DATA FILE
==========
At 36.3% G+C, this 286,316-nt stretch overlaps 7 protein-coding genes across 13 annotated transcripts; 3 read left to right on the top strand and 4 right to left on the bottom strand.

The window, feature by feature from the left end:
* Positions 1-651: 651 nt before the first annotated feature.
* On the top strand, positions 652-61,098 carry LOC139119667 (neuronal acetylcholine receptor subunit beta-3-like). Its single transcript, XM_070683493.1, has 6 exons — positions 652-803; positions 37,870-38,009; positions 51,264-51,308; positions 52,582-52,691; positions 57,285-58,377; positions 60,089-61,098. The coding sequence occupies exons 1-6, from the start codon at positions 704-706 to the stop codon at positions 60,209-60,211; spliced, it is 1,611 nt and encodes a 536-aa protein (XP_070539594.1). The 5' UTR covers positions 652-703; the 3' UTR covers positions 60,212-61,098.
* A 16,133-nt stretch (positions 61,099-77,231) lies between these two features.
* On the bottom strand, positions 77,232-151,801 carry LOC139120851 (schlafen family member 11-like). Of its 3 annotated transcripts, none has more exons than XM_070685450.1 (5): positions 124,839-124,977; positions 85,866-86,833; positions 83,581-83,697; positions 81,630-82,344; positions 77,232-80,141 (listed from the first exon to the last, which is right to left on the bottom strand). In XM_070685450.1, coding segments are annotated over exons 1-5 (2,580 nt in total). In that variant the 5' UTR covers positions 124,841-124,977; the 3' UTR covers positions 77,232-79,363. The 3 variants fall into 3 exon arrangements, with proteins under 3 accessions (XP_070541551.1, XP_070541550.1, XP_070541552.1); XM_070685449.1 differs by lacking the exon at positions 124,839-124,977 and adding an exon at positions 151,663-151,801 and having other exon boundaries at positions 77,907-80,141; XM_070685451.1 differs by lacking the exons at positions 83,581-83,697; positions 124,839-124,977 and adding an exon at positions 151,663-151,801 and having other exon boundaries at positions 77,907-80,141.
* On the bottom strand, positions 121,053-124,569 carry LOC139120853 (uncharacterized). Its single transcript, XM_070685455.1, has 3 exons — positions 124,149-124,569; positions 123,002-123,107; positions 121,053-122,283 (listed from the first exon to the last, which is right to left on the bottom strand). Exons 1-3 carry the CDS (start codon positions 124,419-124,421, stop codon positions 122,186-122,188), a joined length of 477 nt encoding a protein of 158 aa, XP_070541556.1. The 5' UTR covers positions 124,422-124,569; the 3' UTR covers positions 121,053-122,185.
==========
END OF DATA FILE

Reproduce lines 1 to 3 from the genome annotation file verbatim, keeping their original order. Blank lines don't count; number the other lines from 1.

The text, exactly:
At 36.3% G+C, this 286,316-nt stretch overlaps 7 protein-coding genes across 13 annotated transcripts; 3 read left to right on the top strand and 4 right to left on the bottom strand.

The window, feature by feature from the left end:
* Positions 1-651: 651 nt before the first annotated feature.